Hiking child carriers / carts

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Hiking child carriers / carts

Postby ecowain » Mon 22 Apr, 2019 8:09 pm

Hi folks,

A question for you all.

I'm looking at ideas for long distance walking with kids, and one thing that came up was a single wheeled hiking child carrier / cart.

As an example
http://Www.packwheel.com

Question is, would you consider hiking with this to be hiking or mountain biking? I.e. if you were on a walking track, would folks get agitated that you were pushing a "bike" along in areas that a bike might be closed to cycling?

Or would people be supportive of it being part of hiking with a young family? And not involving any speed. And it isn't a bike.
Cheers.
Last edited by ecowain on Wed 24 Apr, 2019 5:16 pm, edited 2 times in total.
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Re: Hiking carts

Postby Zapruda » Tue 23 Apr, 2019 7:46 am

Hey mate,

I cant see the issue. I would imagine you can only take these where bikes are allowed and not on walking tracks.

It would be much quieter than bikes, so that's a plus!

I saw on ski.com that you were thinking of doing an AAWT section with the kids. Cool! I think the packwheel would be an absolute pain to be honest. from memory you and your wife are pretty spartan with you gear already, even so I would focus on pack volume and weight over something like this.

Cheers.
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Re: Hiking carts

Postby ecowain » Tue 23 Apr, 2019 8:55 am

Thanks for your thoughts zapruda.

Kids weight is the biggest issue, by next summer they will be 40kg between them.

Our base weights without the kids and carriers is under 5kg each, but when you add kids, carriers, etc it becomes a bit daunting...

Our trip this Easter was ultralight backpacking with 35kg loads. Doable, but doesn't stop us trying to think outside the box for the future.

Thanks again.
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Re: Hiking carts

Postby ChrisJHC » Tue 23 Apr, 2019 9:47 am

If I was on a walking track and met you with your family and a cart my first thought would be "well done"!

Second would be "I'm glad it's not me doing it".
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Re: Hiking carts

Postby Zzoe » Tue 23 Apr, 2019 8:39 pm

We've hiked with our kids since they were babies and I think it's one of the very best things a family can do (they're now 8 and 12).

That having been said, I would have pretty negative feelings about this cart on many of the hiking tracks I can think of. I have a real bugbear with parts of the Bibbulmun Track, for example, that are eroded in narrow ditches the width of bike wheels because mountain bikers have been using them. Water tends to run down these narrow tracks and further the erosion, and when they dry they're pretty awful to negotiate as a hiker.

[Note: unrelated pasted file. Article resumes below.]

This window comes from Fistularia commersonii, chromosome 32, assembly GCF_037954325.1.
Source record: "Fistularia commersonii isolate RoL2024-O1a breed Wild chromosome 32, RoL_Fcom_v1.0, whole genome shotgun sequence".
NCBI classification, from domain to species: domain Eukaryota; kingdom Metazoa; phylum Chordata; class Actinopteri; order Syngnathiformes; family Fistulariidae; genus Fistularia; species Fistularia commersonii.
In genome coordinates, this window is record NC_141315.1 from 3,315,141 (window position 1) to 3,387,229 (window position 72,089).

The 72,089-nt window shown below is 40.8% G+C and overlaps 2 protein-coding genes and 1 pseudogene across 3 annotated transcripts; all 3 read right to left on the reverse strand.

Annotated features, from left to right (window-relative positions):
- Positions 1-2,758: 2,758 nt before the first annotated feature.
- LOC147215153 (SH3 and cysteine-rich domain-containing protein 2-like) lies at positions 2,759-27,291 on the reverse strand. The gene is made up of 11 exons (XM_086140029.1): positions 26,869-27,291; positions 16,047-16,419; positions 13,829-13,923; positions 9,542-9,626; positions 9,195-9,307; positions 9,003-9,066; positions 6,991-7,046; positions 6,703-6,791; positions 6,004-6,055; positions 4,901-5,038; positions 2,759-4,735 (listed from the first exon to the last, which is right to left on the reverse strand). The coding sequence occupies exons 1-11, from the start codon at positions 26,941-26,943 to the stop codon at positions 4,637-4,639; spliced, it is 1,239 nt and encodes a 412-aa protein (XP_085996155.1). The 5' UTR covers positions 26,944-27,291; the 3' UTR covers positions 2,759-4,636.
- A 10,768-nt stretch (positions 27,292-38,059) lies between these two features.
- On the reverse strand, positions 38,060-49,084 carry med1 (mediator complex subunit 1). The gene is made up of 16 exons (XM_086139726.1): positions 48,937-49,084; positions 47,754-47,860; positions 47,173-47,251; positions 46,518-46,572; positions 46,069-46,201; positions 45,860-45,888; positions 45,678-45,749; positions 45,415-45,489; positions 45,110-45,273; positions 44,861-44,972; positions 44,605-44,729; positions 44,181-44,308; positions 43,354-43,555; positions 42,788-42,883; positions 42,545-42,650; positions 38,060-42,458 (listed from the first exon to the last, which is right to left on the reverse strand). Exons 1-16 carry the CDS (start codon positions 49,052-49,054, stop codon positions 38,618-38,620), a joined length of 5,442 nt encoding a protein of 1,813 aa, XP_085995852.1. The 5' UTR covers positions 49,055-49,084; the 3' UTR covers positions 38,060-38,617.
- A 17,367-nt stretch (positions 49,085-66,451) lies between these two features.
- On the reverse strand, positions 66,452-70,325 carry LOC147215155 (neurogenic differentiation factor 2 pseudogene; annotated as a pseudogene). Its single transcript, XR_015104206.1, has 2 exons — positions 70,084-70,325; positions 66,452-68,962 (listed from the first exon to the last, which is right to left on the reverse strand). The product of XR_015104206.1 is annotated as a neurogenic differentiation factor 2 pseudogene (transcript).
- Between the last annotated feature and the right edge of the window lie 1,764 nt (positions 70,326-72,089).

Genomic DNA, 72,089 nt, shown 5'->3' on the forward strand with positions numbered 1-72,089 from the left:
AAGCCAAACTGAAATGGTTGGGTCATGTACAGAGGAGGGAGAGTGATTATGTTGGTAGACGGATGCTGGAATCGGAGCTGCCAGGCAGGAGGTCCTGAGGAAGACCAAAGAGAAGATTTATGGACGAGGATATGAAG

Perhaps on different terrains and soils it might be better?
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Re: Hiking carts

Postby CasualNerd » Tue 23 Apr, 2019 9:03 pm

DSC06879.jpg


Saw this one at Lake Vera, but it was DIY job based off a large diameter unicycle wheel from memory. Obviously it's leaning way back in this photo, never saw it in action. I was getting really perplexed following a single wheel track the whole day !

Might be useful for working out a child carrier though ? Hopefully someone here knows the owner and more information.
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Re: Hiking carts

Postby Redtail » Wed 24 Apr, 2019 12:05 pm

Zzoe wrote:We've hiked with our kids since they were babies and I think it's one of the very best things a family can do (they're now 8 and 12).

That having been said, I would have pretty negative feelings about this cart on many of the hiking tracks I can think of. I have a real bugbear with parts of the Bibbulmun Track, for example, that are eroded in narrow ditches the width of bike wheels because mountain bikers have been using them. Water tends to run down these narrow tracks and further the erosion, and when they dry they're pretty awful to negotiate as a hiker.

Perhaps on different terrains and soils it might be better?

I'm pretty sure any type of wheeled cart is banned from the Bib.
Reality is that which, when you stop believing in it, doesn't go away. - Philip K. Dick
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Re: Hiking carts

Postby Heremeahappy1 » Wed 24 Apr, 2019 4:21 pm

Ecowain it's intereting question and has distinctions. I agree with Zapruda. I suspect the management plan would dictate use of wheels on a walking track. The closest example I could find is here in Victoria a fantastic initiative wheeled 'trailrider' wheelchairs are permitted in designated parks to enable access for those unable to access a trail on foot.
https://parkweb.vic.gov.au/visit/improv ... heelchairs
I understand the distinction in this example. Only in designated parks due to the park management plan allowing for staff support and potentially additional track maintenance or more durable surfaces to allow for a wheeled vehicle. As long as the impact is able to be managed.
On any walking track? No way. A cart is a wheeled vehicle, just like a unicycle, MTB or racer. Permit any wheels and that's whay you'll get - any wheels. It's a slippery slope.
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Re: Hiking carts

Postby ecowain » Wed 24 Apr, 2019 5:15 pm

Thanks all for replies.

Yes, Bib is off limits to wheels.

Other land managers have got back to me with some answers. Some tracks are ok with permits. Other areas are management vehicle tracks only.
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